By John Kanyunyu
GOMA, Congo, Jan 6 (Reuters) - A split emerged on Tuesday in Congo's eastern Tutsi rebellion after the movement's top military commander openly challenged founder General Laurent Nkunda in an apparent power struggle.
Senior military and political representatives of the rebel National Congress for the Defence of the People (CNDP) rejected an announcement by its military chief of staff, General Bosco Ntaganda, that he had deposed Nkunda as the group's leader.
Signs of a split emerged as the Tutsi rebel movement, whose attacks in east Democratic Republic of Congo in recent months have displaced a quarter of a million civilians, was preparing to resume peace talks this week with Congo's government.
In a statement to the BBC late on Monday, a spokesman for Ntaganda, who is wanted by the International Criminal Court for war crimes, said the CNDP's military commanders had decided to oust Nkunda because of his "bad governance".
This was quickly denied by other CNDP spokesmen.
"General Bosco Ntaganda does not have the authority to depose the chairman Laurent Nkunda. The CNDP remains one movement and one army," Col. Sultani Makenga, the group's military second in command, told Reuters. He said he did not know why Ntaganda had made the announcement.
Attempts to contact Ntaganda, known as "the Terminator" and popular among the rebel rank and file, were unsuccessful.
After launching a renewed offensive in late August, Nkunda's battle-hardened rebels routed President Joseph Kabila's army and captured large swathes of Congo's eastern North Kivu province before declaring a unilateral ceasefire in late October.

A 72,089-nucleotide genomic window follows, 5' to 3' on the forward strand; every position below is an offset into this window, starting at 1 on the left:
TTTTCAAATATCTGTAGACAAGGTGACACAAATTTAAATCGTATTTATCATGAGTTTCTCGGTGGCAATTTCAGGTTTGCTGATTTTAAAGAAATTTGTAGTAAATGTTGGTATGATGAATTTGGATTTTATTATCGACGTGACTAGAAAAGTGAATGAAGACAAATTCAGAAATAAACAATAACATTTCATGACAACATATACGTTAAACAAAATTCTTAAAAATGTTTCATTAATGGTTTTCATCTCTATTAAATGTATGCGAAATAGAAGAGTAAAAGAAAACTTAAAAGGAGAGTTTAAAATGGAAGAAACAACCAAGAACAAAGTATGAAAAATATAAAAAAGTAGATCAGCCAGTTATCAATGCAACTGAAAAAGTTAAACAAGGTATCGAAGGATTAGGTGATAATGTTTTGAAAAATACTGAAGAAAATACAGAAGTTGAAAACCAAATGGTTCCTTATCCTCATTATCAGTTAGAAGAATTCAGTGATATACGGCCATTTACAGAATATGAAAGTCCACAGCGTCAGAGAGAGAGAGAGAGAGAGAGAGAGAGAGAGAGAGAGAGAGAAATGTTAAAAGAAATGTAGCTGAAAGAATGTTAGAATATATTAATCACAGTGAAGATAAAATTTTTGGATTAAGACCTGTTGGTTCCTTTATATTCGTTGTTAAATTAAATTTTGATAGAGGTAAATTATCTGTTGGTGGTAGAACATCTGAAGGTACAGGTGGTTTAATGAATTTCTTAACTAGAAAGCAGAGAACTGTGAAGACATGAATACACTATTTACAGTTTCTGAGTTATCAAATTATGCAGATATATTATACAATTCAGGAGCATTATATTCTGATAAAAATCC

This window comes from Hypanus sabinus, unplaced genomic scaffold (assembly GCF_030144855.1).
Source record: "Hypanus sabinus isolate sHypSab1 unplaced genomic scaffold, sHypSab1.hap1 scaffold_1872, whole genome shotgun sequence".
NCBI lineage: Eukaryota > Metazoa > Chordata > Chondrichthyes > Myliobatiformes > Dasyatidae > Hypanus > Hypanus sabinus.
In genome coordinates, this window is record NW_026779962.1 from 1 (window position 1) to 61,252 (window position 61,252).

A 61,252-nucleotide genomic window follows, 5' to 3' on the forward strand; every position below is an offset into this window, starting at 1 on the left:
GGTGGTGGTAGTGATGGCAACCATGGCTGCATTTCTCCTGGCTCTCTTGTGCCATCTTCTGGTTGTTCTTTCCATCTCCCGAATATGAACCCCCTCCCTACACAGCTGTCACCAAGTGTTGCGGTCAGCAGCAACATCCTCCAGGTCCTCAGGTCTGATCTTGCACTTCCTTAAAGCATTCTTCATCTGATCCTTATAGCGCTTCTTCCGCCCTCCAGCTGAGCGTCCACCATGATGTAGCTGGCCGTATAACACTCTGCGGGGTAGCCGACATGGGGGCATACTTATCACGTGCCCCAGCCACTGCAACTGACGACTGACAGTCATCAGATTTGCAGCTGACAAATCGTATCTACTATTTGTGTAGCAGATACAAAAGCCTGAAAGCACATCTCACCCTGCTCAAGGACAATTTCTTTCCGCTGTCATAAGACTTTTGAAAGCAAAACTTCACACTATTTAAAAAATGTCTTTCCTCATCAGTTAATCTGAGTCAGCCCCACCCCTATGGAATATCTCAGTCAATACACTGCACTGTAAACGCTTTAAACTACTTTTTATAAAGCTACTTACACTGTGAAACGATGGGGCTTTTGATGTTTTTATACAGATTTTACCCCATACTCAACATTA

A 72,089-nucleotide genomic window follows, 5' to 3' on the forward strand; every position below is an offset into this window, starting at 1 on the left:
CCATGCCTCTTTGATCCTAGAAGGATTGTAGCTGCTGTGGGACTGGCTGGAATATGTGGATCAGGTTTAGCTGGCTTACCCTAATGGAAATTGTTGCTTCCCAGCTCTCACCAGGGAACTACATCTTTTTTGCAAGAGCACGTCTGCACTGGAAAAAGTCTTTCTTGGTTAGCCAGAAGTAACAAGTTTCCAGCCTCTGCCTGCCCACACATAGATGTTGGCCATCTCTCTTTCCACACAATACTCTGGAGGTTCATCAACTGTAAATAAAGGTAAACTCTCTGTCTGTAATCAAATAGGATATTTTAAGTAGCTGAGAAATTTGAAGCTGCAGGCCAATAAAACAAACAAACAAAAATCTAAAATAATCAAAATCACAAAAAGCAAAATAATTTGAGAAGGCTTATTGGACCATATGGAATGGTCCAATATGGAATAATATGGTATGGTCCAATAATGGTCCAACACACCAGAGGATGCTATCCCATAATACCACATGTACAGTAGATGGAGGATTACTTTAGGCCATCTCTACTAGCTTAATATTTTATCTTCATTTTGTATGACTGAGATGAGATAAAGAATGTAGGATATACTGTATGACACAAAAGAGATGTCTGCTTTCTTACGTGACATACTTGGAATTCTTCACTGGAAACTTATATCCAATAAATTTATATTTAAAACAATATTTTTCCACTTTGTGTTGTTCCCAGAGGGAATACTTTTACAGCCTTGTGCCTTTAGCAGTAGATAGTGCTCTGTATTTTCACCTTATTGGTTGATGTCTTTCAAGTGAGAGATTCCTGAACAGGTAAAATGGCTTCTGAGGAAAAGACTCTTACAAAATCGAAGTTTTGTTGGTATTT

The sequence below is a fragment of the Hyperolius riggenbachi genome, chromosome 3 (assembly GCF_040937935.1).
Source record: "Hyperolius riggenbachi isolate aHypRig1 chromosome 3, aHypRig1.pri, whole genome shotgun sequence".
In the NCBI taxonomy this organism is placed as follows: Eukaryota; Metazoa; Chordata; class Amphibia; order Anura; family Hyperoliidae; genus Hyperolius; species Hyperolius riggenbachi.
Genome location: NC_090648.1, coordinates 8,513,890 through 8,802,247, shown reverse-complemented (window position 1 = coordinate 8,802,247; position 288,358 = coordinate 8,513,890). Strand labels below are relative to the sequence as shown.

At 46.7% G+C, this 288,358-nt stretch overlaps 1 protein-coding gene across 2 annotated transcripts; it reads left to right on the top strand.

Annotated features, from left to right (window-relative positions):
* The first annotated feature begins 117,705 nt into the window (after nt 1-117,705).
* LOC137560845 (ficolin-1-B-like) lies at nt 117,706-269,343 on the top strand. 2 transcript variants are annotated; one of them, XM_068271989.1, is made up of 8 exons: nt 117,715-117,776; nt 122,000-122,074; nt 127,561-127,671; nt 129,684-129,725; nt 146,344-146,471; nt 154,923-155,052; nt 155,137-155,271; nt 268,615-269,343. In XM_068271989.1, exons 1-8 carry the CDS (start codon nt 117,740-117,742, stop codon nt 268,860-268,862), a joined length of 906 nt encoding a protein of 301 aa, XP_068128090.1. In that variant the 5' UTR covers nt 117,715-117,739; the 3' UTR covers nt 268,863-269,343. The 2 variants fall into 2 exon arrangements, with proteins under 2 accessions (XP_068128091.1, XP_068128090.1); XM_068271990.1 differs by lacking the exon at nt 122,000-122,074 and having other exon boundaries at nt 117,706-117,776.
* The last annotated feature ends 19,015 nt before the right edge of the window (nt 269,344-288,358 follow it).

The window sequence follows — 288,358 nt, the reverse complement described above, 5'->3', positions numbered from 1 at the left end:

The fighting triggered a fresh humanitarian emergency in the border province, where conflict between rival rebels, militias and the government army has raged on despite a formal end to a wider 1998-2003 war in the former Belgian colony.
United Nations officials and human rights campaigners said the CNDP leadership may have planned to discipline Ntaganda over the massacre of around 150 civilians in the North Kivu town of Kiwanja, shortly after it was seized by the rebels in November.
Up to now, the CNDP has denied its fighters slaughtered civilians, blaming rival pro-government Mai-Mai militiamen.
U.N. PEACEKEEPERS ON ALERT
Officials from Congo's 17,000-strong United Nations peacekeeping force (MONUC) said they were monitoring the situation closely in case of fighting within the CNDP.
"To the extent these events threaten to aggravate the situation on the ground, we are very concerned," said Kevin Kennedy, a MONUC spokesman.
Talks between the CNDP rebels and government representatives are due to restart on Wednesday in the Kenyan capital, Nairobi, under U.N. and African Union mediation.
CNDP political spokesman Bertrand Bisimwa said Ntaganda's announcement had no impact on the group's leadership structure, and negotiators still planned to attend the talks in Kenya.
"If an officer has demands, he must address them to the movement itself and not the media," he said. "Our disciplinary body is being activated to deal with this situation."
A spokesman for Congo's government said its negotiators were also planning to go ahead with the talks on Wednesday.
In April last year, the ICC issued an arrest warrant for Ntaganda, accusing him of recruiting children under 15 to fight in a bloody ethnic-based conflict in northeast Ituri district.
Ntaganda is a former associate of Ituri militia leader Thomas Lubanga, who is in ICC custody in The Hague ahead of his own trial on charges of recruiting child soldiers.
Ntaganda returned to his native North Kivu in 2006, where he joined the CNDP led by Nkunda, who says his rebels seek to defend Congo's Tutsi minority against persecution by the government and by Rwandan Hutu militiamen in the east.
Nkunda has so far refused to hand over Ntaganda to Congolese or international authorities, demanding that the ICC first share evidence with the CNDP proving his guilt of war crimes. (For full Reuters Africa coverage and to have your say on the top issues, visit: africa.reuters.com/) (Additional reporting and writing by Joe Bavier in Kinshasa; Editing by Pascal Fletcher)